July 2018
Volume 59, Issue 9
Open Access
ARVO Annual Meeting Abstract  |   July 2018
Prevalence of, and Factors Associated with, Blindness in California from a Population-Based Survey
Author Affiliations & Notes
  • Wyatt Smith
    Charles R. Drew University School of Medicine and Science, Los Angeles, California, United States
    UCLA Stein Eye Institute, Department of Ophthalmology, David Geffen School of Medicine at UCLA, Los Angeles, California, United States
  • Deyu Pan
    UCLA Stein Eye Institute, Department of Ophthalmology, David Geffen School of Medicine at UCLA, Los Angeles, California, United States
  • Fei Yu
    UCLA Stein Eye Institute, Department of Ophthalmology, David Geffen School of Medicine at UCLA, Los Angeles, California, United States
  • Anne L Coleman
    UCLA Stein Eye Institute, Department of Ophthalmology, David Geffen School of Medicine at UCLA, Los Angeles, California, United States
  • Gary N Holland
    UCLA Stein Eye Institute, Department of Ophthalmology, David Geffen School of Medicine at UCLA, Los Angeles, California, United States
Investigative Ophthalmology & Visual Science July 2018, Vol.59, 4102. doi:
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    • Get Citation

      Wyatt Smith, Deyu Pan, Fei Yu, Anne L Coleman, Gary N Holland; Prevalence of, and Factors Associated with, Blindness in California from a Population-Based Survey. Invest. Ophthalmol. Vis. Sci. 2018;59(9):4102.

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      © ARVO (1962-2015); The Authors (2016-present)

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Abstract

Purpose : Because of its geographic, racial/ethnic, and socioeconomic diversity, the state of California can serve as a model for population-based studies of various health-related issues, including loss of vision. We utilized a big-data approach to estimate the prevalence of legal blindness in California, and to identify factors related to legal blindness.

Methods : We analyzed data from the California Health Interview Survey (CHIS), the largest state health survey within the United States, from the years 2011-2015. CHIS collects demographic, socioeconomic, and medical information, including self-reported legal blindness. Analyses were adjusted for sampling weights.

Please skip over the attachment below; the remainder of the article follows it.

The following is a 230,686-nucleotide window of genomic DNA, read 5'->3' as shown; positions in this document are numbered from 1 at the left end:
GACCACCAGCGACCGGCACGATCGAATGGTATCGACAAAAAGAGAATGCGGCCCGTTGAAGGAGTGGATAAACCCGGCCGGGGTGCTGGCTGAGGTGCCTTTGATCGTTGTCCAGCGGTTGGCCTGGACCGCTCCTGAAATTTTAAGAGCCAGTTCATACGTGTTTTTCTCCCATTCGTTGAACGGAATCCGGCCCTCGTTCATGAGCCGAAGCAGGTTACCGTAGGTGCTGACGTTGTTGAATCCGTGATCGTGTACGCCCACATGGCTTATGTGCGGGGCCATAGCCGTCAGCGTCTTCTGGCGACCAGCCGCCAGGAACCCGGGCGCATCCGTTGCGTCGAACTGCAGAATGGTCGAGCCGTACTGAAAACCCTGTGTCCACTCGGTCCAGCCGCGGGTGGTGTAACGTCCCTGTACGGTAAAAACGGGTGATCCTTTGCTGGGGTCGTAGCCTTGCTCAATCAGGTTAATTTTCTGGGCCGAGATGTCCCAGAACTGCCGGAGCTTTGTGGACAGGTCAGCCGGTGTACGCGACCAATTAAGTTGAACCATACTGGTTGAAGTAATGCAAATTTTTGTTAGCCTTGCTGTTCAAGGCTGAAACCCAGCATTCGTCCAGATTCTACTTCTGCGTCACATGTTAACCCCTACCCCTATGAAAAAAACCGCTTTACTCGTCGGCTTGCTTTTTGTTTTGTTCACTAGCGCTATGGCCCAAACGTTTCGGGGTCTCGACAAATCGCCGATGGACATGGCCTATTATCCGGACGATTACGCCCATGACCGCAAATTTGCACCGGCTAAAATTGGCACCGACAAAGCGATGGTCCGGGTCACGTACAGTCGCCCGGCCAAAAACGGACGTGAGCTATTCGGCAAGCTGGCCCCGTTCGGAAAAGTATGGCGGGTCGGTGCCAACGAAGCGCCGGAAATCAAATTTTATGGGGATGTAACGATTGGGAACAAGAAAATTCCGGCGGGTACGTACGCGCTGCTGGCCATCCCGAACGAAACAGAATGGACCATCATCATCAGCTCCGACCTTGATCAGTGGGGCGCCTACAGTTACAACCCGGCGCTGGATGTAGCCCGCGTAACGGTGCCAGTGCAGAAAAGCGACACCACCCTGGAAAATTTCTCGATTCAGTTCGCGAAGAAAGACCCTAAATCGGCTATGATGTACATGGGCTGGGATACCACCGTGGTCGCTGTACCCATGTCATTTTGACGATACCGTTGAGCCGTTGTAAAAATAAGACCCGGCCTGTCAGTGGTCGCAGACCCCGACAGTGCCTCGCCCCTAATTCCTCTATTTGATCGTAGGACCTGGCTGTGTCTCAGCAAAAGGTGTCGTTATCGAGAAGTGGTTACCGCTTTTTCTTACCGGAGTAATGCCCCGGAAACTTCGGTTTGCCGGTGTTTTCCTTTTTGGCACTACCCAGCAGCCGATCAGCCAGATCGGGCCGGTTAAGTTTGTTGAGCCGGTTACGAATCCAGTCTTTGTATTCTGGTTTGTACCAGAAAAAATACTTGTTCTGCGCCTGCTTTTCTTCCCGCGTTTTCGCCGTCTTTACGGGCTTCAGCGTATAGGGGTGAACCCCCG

Results : There were 104,209 CHIS respondents during the study period. The overall prevalence of legal blindness in California is 0.7%, but prevalence varies by geographic region, being highest in northern/Sierra counties (1.1%) and lowest in the San Francisco Bay area (0.6%) and central coast counties (0.6%). Many demographic, socioeconomic, and general health-related factors were related to legal blindness. African-American participants reported an increased prevalence of legal blindness (1.4%). Respondents with a household income greater than $80,000 reported a decreased prevalence (0.3%). Prevalence of legal blindness was increased among respondents living with diabetes (1.8%), heart disease (2.1%), or congestive heart failure (3.9%). Respondents with legal blindness were more likely to experience severe impairments at work (10.4% for those with legal blindness vs. 4.2% for those without legal blindness); to experience impaired ability to perform activities at home (9.8% vs. 5.9%); and within the prior year, to experience psychological distress (11.3% vs. 8.1%); and to contemplate suicide (13.7% vs. 8.8%).

Conclusions : The overall prevalence of legal blindness in our study is consistent with prior estimates extrapolated to the California demographic from national age- and race-specific population-based prevalence data. Prevalence of legal blindness varies with geographic location. We hypothesize that the variation is attributable to an unequal distribution of risk factors, including age, race/ethnicity, and income, with associated health disparities. Legal blindness appears to have a profound impact on activities of daily living, mental health, and quality of life.

This is an abstract that was submitted for the 2018 ARVO Annual Meeting, held in Honolulu, Hawaii, April 29 - May 3, 2018.

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